On March 25th, the Supreme Court issued its long-awaited opinion regarding the test for standing in false advertising cases under Section 43(a)(1)(B) of the Lanham Act.1 Strangely enough, this was the Court’s first opinion in a Lanham Act false advertising case, perhaps because false advertising litigation only began to emerge in the 1980s, even though the statute itself is more than a half-century old. In any event, the wait was well worth it as the Court scrapped a competing jumble of standing tests that had been adopted by the circuit courts in favor of a broad, statute-based test that confers standing on parties beyond those who are direct competitors.
The Lexmark Case
Lexmark manufactures and sells laser printers as well as toner cartridges for those printers. While Lexmark designed its printers to work only with its own cartridges, a significant market grew up around so-called remanufacturers, who obtained used Lexmark cartridges, refurbished them, and resold them in competition with Lexmark’s cartridges. To combat this practice, Lexmark introduced a “Prebate” program, whereby its customers obtained discounts on Lexmark cartridges if they agreed to return the used cartridges to Lexmark. To enforce its Prebate agreement, Lexmark developed a microchip that disabled the cartridge after it ran out of toner.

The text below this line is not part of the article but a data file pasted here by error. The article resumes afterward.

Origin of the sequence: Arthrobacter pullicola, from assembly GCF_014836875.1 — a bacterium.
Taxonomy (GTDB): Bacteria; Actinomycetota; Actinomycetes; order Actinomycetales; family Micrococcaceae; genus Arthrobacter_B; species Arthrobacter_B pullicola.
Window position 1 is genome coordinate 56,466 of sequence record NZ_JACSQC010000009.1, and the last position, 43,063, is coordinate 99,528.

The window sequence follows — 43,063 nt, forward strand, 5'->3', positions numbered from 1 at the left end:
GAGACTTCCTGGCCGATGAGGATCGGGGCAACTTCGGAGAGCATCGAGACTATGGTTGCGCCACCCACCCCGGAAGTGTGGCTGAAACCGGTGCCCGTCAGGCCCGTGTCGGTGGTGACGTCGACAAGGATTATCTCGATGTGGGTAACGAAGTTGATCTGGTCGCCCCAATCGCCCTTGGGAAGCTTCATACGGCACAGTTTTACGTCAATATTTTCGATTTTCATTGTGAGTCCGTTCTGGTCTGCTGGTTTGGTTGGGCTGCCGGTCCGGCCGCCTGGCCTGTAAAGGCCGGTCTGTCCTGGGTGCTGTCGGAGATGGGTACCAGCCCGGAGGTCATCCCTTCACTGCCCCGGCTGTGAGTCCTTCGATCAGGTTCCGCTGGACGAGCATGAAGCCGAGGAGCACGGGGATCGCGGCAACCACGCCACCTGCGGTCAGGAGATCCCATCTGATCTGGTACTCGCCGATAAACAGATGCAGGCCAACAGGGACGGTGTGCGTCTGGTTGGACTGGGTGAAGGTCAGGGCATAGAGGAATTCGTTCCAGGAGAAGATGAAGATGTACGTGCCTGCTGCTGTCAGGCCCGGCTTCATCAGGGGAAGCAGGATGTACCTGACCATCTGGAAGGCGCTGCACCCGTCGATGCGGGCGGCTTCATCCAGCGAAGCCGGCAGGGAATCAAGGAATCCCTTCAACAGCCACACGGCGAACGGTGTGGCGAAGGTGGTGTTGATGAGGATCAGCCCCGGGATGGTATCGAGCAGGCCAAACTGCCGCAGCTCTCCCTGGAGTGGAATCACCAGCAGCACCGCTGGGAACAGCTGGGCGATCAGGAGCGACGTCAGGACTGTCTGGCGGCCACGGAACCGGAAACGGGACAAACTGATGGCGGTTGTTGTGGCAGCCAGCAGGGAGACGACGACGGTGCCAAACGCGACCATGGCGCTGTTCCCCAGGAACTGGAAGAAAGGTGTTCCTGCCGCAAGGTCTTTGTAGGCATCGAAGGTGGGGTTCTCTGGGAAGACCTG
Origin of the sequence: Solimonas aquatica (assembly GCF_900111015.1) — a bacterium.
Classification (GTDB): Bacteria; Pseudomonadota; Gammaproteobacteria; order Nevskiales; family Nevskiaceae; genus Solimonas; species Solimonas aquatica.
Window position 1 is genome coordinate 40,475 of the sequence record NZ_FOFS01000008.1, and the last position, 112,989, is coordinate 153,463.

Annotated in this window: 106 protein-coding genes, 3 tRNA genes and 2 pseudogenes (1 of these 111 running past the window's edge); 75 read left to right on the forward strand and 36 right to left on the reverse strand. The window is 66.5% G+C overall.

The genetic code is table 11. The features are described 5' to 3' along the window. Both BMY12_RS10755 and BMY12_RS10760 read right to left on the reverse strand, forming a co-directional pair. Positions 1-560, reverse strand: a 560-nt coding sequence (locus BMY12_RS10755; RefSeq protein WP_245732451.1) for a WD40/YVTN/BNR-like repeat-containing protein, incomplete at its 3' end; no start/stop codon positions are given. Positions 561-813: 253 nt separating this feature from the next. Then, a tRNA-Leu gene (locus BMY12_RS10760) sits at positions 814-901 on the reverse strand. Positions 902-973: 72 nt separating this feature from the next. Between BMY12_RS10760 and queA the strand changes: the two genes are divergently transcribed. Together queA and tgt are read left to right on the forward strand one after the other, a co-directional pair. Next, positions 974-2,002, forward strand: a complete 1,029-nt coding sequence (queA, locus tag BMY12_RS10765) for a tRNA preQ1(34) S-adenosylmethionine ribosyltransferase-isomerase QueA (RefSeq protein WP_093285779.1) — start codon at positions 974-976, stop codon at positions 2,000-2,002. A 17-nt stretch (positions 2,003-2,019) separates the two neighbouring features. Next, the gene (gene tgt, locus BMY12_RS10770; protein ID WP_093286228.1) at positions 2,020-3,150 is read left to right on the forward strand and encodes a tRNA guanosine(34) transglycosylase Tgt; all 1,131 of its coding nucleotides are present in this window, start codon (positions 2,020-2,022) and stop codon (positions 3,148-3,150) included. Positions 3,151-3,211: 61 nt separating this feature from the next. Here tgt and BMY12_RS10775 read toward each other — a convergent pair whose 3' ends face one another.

Static Control was neither a cartridge manufacturer nor a remanufacturer. Rather, it made components that allowed manufacturers to remake Lexmark cartridges. To combat Lexmark’s microchip, Static Control developed its own microchip that mimicked the microchip in Lexmark’s Prebate cartridges. Thus remanufacturers who purchased Static Control’s microchip were able to refurbish and resell used Prebate cartridges. As Justice Scalia observed, “Lexmark did not take kindly to that development."2